Fence climbing NASCAR fan apologizes, wanted to be on TV for his birthday

A fan is seen on the fence at Richmond International Raceway Saturday night.YouTube
A fan is seen on the fence at Richmond International Raceway Saturday night.YouTube
A fan is seen on the fence at Richmond International Raceway Saturday night.YouTube

The 53-year old man who climbed to the top of a catch fence during the NASCAR Sprint Cup series Federated Auto Parts 400 Saturday night apologized Monday as he left court.  Henrico County police identified the man as James Richard Dennis of Henrico.  Dennis climbed the fence over turn 4 Saturday night at about lap 331 of the 400-lap event.  The race had to be put under caution while law enforcement and track personnel coaxed Dennis down and took him into custody.

Henrico police Lt. Scott Jones told the Richmond Times Dispatch that Dennis told officers he wanted to be on national TV for his birthday which was Saturday. The race was broadcast nationally on ABC.  Monday Dennis appeared in court. He was instructed by his lawyer not to speak with the media but did conduct a brief interview after leaving court.

“I am deeply in regret of what I did. I want to apologize to everyone. It was just stupid,” Dennis told WTVR-Richmond. MORE>>>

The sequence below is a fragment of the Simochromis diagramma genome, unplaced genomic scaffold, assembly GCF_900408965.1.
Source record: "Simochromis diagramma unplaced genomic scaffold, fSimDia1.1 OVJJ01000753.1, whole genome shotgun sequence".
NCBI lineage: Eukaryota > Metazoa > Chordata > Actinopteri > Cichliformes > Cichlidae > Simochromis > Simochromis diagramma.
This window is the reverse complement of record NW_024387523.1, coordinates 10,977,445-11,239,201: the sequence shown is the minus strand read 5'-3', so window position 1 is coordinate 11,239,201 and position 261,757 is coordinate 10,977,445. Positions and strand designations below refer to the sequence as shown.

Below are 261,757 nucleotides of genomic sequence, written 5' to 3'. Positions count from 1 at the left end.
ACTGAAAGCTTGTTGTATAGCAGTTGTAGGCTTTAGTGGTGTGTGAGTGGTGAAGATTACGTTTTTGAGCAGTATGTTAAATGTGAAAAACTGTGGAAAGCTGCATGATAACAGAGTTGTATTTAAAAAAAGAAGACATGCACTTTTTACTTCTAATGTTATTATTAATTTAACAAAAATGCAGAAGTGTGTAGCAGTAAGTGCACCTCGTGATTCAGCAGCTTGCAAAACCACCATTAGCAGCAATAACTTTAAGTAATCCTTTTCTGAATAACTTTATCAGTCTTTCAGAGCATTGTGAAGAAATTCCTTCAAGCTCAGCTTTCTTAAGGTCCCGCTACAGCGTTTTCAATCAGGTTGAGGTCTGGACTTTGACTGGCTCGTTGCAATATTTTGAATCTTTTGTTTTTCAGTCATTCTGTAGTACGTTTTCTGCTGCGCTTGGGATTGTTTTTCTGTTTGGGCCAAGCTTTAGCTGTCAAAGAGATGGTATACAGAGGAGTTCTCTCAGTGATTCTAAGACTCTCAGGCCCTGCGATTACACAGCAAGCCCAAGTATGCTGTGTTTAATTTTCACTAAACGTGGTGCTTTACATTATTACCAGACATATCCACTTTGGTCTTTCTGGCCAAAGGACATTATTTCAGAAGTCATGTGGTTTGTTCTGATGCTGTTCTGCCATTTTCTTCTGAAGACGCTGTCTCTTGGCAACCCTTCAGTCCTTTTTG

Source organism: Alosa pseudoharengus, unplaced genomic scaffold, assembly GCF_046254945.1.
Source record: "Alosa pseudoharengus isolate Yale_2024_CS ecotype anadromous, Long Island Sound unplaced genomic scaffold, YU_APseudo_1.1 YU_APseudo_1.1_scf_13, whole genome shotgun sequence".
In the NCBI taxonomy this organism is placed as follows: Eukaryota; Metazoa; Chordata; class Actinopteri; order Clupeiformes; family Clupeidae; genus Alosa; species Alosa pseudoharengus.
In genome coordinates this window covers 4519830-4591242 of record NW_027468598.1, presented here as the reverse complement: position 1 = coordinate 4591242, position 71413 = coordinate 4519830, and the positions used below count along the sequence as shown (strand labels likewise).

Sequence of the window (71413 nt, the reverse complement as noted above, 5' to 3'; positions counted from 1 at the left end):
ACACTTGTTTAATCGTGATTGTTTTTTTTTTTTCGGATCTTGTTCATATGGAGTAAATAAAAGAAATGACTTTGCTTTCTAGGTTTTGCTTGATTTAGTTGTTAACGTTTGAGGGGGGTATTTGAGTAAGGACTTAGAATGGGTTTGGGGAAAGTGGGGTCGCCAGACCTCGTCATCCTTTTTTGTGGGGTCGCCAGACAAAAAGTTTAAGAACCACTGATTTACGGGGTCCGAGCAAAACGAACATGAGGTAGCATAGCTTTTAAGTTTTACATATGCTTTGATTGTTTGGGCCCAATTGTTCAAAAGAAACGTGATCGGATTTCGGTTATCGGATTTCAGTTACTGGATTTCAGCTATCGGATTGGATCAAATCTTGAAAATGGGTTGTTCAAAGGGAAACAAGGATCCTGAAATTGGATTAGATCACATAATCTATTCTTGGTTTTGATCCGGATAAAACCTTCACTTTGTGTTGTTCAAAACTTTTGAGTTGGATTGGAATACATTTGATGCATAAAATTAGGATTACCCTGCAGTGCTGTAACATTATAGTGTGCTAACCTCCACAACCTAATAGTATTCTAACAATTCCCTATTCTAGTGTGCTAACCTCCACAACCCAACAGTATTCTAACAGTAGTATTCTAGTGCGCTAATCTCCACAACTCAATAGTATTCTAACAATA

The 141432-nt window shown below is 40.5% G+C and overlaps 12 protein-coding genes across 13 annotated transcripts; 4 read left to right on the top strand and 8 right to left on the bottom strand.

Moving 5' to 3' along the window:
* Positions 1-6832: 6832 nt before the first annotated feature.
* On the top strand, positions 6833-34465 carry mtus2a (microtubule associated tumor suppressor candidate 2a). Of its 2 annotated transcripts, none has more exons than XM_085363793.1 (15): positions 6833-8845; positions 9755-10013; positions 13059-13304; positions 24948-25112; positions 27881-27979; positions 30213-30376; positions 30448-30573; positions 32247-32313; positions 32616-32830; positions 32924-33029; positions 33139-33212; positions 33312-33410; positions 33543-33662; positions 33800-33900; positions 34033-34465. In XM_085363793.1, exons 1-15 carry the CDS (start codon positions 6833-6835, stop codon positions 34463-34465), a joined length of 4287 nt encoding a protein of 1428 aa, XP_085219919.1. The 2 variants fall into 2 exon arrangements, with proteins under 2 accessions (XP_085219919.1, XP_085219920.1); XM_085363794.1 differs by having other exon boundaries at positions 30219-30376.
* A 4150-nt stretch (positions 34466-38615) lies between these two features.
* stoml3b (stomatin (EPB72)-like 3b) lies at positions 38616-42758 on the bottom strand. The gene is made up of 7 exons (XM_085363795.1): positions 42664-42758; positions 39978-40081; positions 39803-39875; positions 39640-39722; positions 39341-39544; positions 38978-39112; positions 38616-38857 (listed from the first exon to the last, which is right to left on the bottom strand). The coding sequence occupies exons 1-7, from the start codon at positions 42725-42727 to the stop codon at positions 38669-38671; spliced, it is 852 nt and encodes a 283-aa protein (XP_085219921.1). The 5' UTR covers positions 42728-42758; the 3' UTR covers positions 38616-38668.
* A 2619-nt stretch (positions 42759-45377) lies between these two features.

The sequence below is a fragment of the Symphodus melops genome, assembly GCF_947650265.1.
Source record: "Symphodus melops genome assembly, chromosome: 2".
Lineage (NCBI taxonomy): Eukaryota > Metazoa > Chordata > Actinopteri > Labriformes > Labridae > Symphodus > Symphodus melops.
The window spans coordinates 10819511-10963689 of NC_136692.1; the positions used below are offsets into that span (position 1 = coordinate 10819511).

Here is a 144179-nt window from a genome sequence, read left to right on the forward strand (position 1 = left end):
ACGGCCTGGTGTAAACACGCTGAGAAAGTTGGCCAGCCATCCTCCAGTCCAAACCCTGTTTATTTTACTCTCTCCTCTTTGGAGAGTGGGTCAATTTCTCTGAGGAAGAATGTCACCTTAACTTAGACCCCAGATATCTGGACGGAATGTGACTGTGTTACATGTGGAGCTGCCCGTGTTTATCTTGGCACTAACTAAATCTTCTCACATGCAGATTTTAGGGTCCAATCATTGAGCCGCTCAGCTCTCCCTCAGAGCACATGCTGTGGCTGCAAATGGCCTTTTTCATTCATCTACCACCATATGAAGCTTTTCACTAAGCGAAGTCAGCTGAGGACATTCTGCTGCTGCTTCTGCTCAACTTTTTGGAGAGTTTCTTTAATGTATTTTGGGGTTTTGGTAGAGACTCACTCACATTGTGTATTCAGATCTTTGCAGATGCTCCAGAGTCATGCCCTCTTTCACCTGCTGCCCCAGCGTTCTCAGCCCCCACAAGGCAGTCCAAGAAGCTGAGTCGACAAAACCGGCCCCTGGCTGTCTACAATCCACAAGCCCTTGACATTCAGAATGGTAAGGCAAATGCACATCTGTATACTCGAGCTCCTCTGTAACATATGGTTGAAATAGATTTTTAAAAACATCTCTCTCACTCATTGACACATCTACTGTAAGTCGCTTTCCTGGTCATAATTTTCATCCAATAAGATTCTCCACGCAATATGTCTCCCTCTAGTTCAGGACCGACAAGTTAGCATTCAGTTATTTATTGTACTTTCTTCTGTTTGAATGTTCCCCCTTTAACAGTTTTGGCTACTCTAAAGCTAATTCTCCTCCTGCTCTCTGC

About Greg Engle 7420 Articles
Greg is a published award winning sportswriter who spent 23 years combined active and active reserve military service, much of that in and around the Special Operations community. Greg is the author of "The Nuts and Bolts of NASCAR: The Definitive Viewers' Guide to Big-Time Stock Car Auto Racing" and has been published in major publications across the country including the Los Angeles Times, the Cleveland Plain Dealer and the Atlanta Journal-Constitution. He was also a contributor to Chicken Soup for the NASCAR Soul, published in 2010, and the Christmas edition in 2016. He wrote as the NASCAR, Formula 1, Auto Reviews and National Veterans Affairs Examiner for Examiner.com and has appeared on Fox News. He holds a BS degree in communications, a Masters degree in psychology and is currently a PhD candidate majoring in psychology. He is currently the weekend Motorsports Editor for Autoweek.